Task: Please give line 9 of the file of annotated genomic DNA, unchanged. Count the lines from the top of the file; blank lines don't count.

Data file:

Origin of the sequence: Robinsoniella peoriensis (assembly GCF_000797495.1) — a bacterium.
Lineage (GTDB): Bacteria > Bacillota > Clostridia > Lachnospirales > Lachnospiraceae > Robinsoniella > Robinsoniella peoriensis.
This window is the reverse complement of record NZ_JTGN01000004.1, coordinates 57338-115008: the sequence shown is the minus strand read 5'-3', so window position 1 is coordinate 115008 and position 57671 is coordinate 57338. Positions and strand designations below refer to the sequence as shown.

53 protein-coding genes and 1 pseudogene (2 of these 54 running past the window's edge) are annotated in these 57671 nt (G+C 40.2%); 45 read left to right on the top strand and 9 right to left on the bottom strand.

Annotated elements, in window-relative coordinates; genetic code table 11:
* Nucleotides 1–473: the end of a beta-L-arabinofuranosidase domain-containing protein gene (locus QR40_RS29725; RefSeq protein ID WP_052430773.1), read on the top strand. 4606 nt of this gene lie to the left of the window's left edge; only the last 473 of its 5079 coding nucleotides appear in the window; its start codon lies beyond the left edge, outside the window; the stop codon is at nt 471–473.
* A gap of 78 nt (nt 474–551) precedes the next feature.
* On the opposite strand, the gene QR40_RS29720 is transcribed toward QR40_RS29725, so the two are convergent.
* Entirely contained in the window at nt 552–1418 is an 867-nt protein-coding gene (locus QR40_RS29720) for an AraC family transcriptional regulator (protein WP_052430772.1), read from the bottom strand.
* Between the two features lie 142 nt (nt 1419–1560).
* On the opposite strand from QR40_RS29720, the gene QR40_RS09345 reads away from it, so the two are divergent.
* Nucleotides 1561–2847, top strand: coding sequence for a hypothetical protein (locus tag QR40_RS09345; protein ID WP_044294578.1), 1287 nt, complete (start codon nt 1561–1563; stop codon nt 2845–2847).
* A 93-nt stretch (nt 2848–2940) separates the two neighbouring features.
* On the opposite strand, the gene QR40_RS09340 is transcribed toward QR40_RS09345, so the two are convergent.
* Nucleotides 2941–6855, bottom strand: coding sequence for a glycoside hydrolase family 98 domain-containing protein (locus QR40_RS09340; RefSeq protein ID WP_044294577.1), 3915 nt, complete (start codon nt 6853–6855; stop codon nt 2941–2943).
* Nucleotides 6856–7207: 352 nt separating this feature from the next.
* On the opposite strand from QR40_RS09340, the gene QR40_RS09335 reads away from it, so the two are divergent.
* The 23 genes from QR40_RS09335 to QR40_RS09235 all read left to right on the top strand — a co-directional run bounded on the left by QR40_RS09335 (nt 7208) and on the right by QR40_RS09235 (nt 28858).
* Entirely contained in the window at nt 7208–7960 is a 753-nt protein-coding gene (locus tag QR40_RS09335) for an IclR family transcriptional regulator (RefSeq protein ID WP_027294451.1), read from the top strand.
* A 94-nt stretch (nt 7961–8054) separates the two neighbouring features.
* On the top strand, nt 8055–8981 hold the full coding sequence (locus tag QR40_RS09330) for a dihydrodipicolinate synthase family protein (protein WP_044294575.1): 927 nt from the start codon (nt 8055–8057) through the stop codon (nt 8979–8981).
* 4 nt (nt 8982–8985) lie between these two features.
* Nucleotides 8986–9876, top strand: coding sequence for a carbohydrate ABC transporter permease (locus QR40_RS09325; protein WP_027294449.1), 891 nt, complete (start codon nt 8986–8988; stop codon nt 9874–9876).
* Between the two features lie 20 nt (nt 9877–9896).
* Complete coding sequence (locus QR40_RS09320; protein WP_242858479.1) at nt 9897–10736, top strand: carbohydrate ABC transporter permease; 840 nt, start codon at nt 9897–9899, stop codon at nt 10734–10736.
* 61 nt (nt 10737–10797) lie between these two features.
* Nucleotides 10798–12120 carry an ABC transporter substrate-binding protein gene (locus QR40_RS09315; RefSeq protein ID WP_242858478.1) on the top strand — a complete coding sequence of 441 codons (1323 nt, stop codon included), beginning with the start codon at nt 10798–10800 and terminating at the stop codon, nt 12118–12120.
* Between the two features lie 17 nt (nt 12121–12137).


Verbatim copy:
* Entirely contained in the window at nt 552–1418 is an 867-nt protein-coding gene (locus QR40_RS29720) for an AraC family transcriptional regulator (protein WP_052430772.1), read from the bottom strand.